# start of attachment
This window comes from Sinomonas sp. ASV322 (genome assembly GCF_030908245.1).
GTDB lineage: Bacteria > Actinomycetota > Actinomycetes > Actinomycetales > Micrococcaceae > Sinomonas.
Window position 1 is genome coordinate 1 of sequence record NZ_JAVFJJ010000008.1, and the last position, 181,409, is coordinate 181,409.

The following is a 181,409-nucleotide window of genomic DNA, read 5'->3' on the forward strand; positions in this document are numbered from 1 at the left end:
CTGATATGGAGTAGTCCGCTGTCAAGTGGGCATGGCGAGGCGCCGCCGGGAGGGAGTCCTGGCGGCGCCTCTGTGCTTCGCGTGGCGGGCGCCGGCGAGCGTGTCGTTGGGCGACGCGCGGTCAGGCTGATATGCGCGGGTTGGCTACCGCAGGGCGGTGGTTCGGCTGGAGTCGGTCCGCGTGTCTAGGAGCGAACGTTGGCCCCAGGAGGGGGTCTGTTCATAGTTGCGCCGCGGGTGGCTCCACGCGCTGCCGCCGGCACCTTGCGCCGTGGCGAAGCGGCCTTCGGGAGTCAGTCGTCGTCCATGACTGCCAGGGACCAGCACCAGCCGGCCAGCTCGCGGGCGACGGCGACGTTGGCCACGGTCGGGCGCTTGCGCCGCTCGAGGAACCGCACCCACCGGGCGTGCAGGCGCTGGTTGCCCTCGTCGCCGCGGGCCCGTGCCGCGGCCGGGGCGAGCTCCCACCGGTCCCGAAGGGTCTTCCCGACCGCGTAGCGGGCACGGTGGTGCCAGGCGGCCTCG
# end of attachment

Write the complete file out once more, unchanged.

This window comes from Sinomonas sp. ASV322 (genome assembly GCF_030908245.1).
GTDB lineage: Bacteria > Actinomycetota > Actinomycetes > Actinomycetales > Micrococcaceae > Sinomonas.
Window position 1 is genome coordinate 1 of sequence record NZ_JAVFJJ010000008.1, and the last position, 181,409, is coordinate 181,409.

The following is a 181,409-nucleotide window of genomic DNA, read 5'->3' on the forward strand; positions in this document are numbered from 1 at the left end:
CTGATATGGAGTAGTCCGCTGTCAAGTGGGCATGGCGAGGCGCCGCCGGGAGGGAGTCCTGGCGGCGCCTCTGTGCTTCGCGTGGCGGGCGCCGGCGAGCGTGTCGTTGGGCGACGCGCGGTCAGGCTGATATGCGCGGGTTGGCTACCGCAGGGCGGTGGTTCGGCTGGAGTCGGTCCGCGTGTCTAGGAGCGAACGTTGGCCCCAGGAGGGGGTCTGTTCATAGTTGCGCCGCGGGTGGCTCCACGCGCTGCCGCCGGCACCTTGCGCCGTGGCGAAGCGGCCTTCGGGAGTCAGTCGTCGTCCATGACTGCCAGGGACCAGCACCAGCCGGCCAGCTCGCGGGCGACGGCGACGTTGGCCACGGTCGGGCGCTTGCGCCGCTCGAGGAACCGCACCCACCGGGCGTGCAGGCGCTGGTTGCCCTCGTCGCCGCGGGCCCGTGCCGCGGCCGGGGCGAGCTCCCACCGGTCCCGAAGGGTCTTCCCGACCGCGTAGCGGGCACGGTGGTGCCAGGCGGCCTCG